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Neutral-flavored substitute for cocoa powder?

g
GB2112 Mar 27, 2013 04:48 PM

I have a recipe for no-bake, gluten-free gingerbread balls that calls for 1/4 c. cocoa powder (other dry ingredients are 1-1/2 c. GF gingersnap crumbs, 1/4 c. 10x sugar and 1 T. brown sugar). I don't like the taste of the chocolate with the gingerbread and am looking for a reasonably neutral-tasting substitute. I've tried subbing with more crumbs (and even MORE crumbs), but the balls fall flat as a pancake after being out the fridge for 5 minutes. Obviously the cocoa powder is doing something to shore up the shape of the ball. Any ideas? Thanks!!

  1. goodhealthgourmet Mar 27, 2013 04:54 PM

    Cocoa powder naturally contains fat, so almond meal or very fine coconut flour/powder would be a good substitute. You could also try whizzing the extra crumbs in the food processor or a coffee grinder until they're as powdery as cocoa.

    1. n
      ninrn Mar 27, 2013 05:05 PM

      I'm wondering if the key difference between the crumbs and the cocoa may not be just the fat, but also the fact that the cocoa is the only ingredient besides the sugar that will dissolve in whatever wet ingredient you use as a binder and make a sort of paste. They sell white chocolate cocoa powder. That might work better than a flour and it won't taste like chocolate at all. Alternately, maybe a little of something that's already a paste, like almond butter, melted white chocolate chips, or even some cooked down pumpkin puree?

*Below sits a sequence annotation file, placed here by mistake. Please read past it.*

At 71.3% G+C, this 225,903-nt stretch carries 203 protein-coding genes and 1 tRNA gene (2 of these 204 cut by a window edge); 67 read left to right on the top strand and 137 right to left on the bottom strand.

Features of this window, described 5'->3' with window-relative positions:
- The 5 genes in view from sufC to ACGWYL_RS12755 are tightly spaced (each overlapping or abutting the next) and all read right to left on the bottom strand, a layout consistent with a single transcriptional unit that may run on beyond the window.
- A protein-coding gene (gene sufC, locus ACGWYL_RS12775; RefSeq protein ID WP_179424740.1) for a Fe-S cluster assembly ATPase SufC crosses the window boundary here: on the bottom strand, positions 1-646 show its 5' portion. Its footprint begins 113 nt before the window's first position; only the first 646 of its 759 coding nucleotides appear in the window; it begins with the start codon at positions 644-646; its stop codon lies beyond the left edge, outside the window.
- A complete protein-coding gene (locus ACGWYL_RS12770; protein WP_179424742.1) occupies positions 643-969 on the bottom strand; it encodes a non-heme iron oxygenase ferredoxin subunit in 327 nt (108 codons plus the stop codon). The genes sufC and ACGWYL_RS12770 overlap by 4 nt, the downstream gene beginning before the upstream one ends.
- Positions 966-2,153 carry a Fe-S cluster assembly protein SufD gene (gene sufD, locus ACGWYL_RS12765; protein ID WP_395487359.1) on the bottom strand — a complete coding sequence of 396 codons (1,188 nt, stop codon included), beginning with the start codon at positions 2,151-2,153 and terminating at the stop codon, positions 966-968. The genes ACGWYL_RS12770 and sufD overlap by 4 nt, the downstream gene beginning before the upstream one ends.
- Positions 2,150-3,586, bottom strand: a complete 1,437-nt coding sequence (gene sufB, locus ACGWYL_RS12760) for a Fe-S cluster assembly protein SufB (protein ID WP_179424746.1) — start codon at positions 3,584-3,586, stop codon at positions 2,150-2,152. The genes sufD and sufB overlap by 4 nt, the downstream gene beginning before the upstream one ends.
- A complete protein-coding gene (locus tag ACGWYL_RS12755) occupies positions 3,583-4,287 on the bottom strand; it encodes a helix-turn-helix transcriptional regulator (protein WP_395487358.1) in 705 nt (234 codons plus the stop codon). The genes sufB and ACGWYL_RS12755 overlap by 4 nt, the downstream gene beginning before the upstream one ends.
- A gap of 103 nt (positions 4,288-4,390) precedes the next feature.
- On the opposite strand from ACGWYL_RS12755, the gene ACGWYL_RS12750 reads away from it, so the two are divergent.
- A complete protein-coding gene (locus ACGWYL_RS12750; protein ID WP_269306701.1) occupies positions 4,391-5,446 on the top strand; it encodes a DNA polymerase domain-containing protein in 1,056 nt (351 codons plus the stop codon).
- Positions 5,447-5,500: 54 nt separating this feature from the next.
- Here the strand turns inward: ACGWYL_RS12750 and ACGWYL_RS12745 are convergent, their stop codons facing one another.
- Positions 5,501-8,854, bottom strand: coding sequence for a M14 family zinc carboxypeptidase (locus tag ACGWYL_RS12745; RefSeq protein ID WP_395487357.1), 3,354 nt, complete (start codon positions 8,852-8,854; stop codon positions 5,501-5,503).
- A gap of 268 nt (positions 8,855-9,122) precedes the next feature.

1. babette feasts Mar 27, 2013 06:24 PM

        Cornstarch? More 10x?

        1. s
          sandylc Mar 27, 2013 06:27 PM

          A nut flour.

          1 Reply
          1. re: sandylc
            m
            magiesmom Mar 27, 2013 08:01 PM

            I agree with a nut flour, for the fat

          2. g
            GB2112 Mar 30, 2013 10:22 AM

            Thanks so much, everyone, for the suggestions! I think ninrn is on the right track... I've tried mixing a few combinations and nothing "seizes up" into a paste the way cocoa powder does. I don't have any coconut flour on hand but I'll give that one a shot - maybe the combo of texture and fat will do the trick. Thanks again!!

            2 Replies
            1. re: GB2112
              n
              ninrn Mar 30, 2013 08:25 PM

              I have a feeling coconut or nut flours won't help much. You need something with slightly waxy properties. Maybe just melt a white chocolate bar and stir it in? It won't really affect the taste except to give it a creamy undertone. If I were making these, I'd try unspiced pumpkin puree cooked down until it's kind of thick. I think it will just add a depth to the gingerbread flavors and won't take over at all.

              1. re: ninrn
                n
                ninrn Mar 31, 2013 08:37 AM

                Or coconut milk and coconut oil as are used in this recipe: http://gabbysgfree.com/2012/12/grain-...

            2. Ruthie789 Mar 30, 2013 12:54 PM

              Ovaltine perhaps, a malt drink similar to chocolate.

              1. m
                magiesmom Mar 31, 2013 08:57 AM

                or carob

                1. g
                  GB2112 Apr 12, 2013 12:57 PM

                  Sorry if this is a repeat - I'm having trouble posting my reply. After many tries I finally hit upon a combination that works: for the [ 2 eggs + 5 T. butter + 1/4 c. cocoa powder + 1/4 c. 10X sugar ] in the original recipe, I substituted [ 2/3 c. white chocolate chips + 2 T. butter + 6 T. heavy cream, melted together; no eggs, no sugar ]. Perfect soft texture but they hold their shape for hours, and the flavor wasn't affected at all.

                  Thanks so much, ninrn and everyone!

                  1 Reply
                  1. re: GB2112
                    n
                    ninrn Apr 12, 2013 09:37 PM

                    Success! -- Yay!!!!

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